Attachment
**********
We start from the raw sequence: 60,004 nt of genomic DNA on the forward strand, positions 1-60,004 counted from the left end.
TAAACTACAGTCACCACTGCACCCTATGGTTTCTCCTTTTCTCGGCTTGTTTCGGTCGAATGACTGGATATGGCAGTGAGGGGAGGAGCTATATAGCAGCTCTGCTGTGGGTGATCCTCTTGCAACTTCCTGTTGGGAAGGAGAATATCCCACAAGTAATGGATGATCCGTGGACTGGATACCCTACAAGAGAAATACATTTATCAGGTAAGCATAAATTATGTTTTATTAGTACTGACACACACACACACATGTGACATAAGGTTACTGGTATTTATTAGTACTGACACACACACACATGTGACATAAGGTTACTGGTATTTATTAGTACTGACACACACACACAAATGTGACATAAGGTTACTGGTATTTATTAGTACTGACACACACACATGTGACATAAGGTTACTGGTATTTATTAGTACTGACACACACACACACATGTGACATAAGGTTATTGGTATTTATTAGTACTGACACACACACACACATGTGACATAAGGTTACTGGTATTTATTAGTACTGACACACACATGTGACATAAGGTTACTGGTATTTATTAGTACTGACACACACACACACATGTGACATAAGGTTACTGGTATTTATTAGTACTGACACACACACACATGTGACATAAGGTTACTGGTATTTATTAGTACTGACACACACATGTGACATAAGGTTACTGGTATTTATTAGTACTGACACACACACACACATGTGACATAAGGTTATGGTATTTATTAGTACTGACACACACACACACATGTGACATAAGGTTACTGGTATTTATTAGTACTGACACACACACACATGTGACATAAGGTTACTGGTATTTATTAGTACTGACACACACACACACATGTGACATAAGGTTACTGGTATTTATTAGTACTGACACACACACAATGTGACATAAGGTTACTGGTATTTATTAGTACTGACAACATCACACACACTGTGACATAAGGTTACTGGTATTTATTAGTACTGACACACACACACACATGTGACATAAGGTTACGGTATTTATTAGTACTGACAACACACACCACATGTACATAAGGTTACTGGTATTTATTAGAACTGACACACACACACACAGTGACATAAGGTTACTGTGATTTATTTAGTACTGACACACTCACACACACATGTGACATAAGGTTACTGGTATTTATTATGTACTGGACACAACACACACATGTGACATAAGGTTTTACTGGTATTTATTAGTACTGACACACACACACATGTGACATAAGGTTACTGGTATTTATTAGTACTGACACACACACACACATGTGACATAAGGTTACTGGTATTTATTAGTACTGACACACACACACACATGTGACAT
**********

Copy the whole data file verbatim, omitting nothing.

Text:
We start from the raw sequence: 60,004 nt of genomic DNA on the forward strand, positions 1-60,004 counted from the left end.
TAAACTACAGTCACCACTGCACCCTATGGTTTCTCCTTTTCTCGGCTTGTTTCGGTCGAATGACTGGATATGGCAGTGAGGGGAGGAGCTATATAGCAGCTCTGCTGTGGGTGATCCTCTTGCAACTTCCTGTTGGGAAGGAGAATATCCCACAAGTAATGGATGATCCGTGGACTGGATACCCTACAAGAGAAATACATTTATCAGGTAAGCATAAATTATGTTTTATTAGTACTGACACACACACACACATGTGACATAAGGTTACTGGTATTTATTAGTACTGACACACACACACATGTGACATAAGGTTACTGGTATTTATTAGTACTGACACACACACACAAATGTGACATAAGGTTACTGGTATTTATTAGTACTGACACACACACATGTGACATAAGGTTACTGGTATTTATTAGTACTGACACACACACACACATGTGACATAAGGTTATTGGTATTTATTAGTACTGACACACACACACACATGTGACATAAGGTTACTGGTATTTATTAGTACTGACACACACATGTGACATAAGGTTACTGGTATTTATTAGTACTGACACACACACACACATGTGACATAAGGTTACTGGTATTTATTAGTACTGACACACACACACATGTGACATAAGGTTACTGGTATTTATTAGTACTGACACACACATGTGACATAAGGTTACTGGTATTTATTAGTACTGACACACACACACACATGTGACATAAGGTTATGGTATTTATTAGTACTGACACACACACACACATGTGACATAAGGTTACTGGTATTTATTAGTACTGACACACACACACATGTGACATAAGGTTACTGGTATTTATTAGTACTGACACACACACACACATGTGACATAAGGTTACTGGTATTTATTAGTACTGACACACACACAATGTGACATAAGGTTACTGGTATTTATTAGTACTGACAACATCACACACACTGTGACATAAGGTTACTGGTATTTATTAGTACTGACACACACACACACATGTGACATAAGGTTACGGTATTTATTAGTACTGACAACACACACCACATGTACATAAGGTTACTGGTATTTATTAGAACTGACACACACACACACAGTGACATAAGGTTACTGTGATTTATTTAGTACTGACACACTCACACACACATGTGACATAAGGTTACTGGTATTTATTATGTACTGGACACAACACACACATGTGACATAAGGTTTTACTGGTATTTATTAGTACTGACACACACACACATGTGACATAAGGTTACTGGTATTTATTAGTACTGACACACACACACACATGTGACATAAGGTTACTGGTATTTATTAGTACTGACACACACACACACATGTGACAT